This is the book I used for classical mechanics in College. I'm looking through it again, trying to study and really deeply learn the things I winged in my undergrad years, hopefully to take a GRE and go into graduate school.(adsbygoogle = window.adsbygoogle || []).push({});

I'm having some issues with this text. Often, it will use things like 'Thus' and 'It follows from' and seemingly skip either multiple steps in equations or not explain logically why a certain equation is arrived at. Particularly noticeable in example problems, it often leaves me wondering if its supposed to help or not.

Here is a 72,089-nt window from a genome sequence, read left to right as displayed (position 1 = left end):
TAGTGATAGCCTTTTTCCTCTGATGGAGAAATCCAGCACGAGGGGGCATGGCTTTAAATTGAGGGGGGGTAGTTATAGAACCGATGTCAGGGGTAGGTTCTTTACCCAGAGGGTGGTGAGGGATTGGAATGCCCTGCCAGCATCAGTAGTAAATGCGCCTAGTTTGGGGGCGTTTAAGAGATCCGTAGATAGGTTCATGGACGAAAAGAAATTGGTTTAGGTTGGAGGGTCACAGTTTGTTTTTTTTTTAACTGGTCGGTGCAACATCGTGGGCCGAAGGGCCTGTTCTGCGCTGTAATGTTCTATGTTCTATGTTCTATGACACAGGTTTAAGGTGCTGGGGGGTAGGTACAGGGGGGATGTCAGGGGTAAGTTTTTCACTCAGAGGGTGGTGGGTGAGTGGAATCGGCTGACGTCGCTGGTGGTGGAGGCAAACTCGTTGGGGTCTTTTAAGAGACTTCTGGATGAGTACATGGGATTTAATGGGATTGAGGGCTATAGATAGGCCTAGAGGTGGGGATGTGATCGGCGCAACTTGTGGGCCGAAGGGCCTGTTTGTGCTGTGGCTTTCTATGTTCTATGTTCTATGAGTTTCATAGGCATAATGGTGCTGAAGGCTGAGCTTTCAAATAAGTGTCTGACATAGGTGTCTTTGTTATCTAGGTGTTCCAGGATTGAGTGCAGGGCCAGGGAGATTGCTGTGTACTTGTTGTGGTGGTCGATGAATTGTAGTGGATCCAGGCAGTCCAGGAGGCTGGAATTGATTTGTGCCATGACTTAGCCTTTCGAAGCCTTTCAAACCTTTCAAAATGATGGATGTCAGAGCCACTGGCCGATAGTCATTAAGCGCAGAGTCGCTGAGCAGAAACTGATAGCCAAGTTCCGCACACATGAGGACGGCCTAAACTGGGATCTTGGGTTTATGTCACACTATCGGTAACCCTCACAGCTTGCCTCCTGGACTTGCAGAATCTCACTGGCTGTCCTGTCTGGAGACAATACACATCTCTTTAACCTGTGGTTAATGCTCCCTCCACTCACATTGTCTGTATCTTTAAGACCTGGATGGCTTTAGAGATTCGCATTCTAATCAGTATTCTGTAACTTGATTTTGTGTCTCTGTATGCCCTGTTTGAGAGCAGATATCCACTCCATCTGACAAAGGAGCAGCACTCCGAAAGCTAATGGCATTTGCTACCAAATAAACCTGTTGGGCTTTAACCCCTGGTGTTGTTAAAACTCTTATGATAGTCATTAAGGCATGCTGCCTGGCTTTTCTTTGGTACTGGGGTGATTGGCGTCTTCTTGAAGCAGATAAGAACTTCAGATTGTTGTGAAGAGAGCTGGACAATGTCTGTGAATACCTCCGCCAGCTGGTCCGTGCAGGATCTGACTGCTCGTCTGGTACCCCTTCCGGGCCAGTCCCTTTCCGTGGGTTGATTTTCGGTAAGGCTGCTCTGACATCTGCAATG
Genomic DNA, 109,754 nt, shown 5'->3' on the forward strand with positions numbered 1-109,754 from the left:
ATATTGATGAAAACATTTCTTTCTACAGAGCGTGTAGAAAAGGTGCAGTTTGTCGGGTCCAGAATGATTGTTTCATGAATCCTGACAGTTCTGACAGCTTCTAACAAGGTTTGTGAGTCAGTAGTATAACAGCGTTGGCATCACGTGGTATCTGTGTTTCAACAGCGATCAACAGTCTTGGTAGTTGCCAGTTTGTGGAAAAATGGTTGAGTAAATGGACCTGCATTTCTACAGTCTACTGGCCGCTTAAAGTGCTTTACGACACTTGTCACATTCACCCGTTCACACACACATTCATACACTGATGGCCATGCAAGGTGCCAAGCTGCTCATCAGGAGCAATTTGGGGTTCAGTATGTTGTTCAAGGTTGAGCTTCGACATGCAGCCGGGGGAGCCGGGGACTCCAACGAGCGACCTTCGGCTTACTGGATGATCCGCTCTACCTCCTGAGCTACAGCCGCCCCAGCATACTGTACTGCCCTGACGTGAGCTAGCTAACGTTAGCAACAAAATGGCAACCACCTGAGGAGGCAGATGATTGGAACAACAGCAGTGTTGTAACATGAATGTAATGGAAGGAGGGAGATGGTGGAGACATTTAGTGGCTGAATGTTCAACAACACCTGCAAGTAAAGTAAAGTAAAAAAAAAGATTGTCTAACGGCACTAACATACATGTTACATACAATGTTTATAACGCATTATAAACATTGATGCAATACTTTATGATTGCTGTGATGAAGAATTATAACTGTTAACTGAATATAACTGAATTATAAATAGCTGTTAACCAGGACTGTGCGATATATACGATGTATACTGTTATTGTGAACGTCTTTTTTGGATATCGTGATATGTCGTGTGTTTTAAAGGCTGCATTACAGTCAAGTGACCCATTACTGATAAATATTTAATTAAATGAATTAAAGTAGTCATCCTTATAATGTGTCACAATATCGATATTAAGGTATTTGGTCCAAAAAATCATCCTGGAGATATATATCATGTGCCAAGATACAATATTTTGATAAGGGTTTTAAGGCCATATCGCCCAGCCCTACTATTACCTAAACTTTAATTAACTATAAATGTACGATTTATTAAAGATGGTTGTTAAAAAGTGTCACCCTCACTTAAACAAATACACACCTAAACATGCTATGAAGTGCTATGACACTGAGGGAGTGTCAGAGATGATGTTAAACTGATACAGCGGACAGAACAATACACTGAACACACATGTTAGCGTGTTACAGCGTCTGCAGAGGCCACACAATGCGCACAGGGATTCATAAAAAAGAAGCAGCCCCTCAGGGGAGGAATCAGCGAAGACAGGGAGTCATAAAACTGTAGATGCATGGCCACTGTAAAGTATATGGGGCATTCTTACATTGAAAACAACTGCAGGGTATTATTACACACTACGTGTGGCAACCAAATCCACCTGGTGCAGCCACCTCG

For instance, it gives a mass on an incline force problem early on, and

a = F_{x}/m = g sin (theta)

and

x-x_{0}= h/sin (theta)

(Pretty easy so far, follows from geometry of the problem and force equations with constant acceleration)

Thus,

v^{2}= 2( g sin (theta)) (h/sin (theta)) = 2gh

(and from there I just get lost and end up not wanting to study)

Shouldn't the examples clearly walk me through problems so when I get to the exercises I have a guide? Are all books like this? Is this book doing this or am I just really dumb? Is there a better book I could be learning from?

Thanks.

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# Analytical Mechanics 6th Ed. by Fowles & Cassiday

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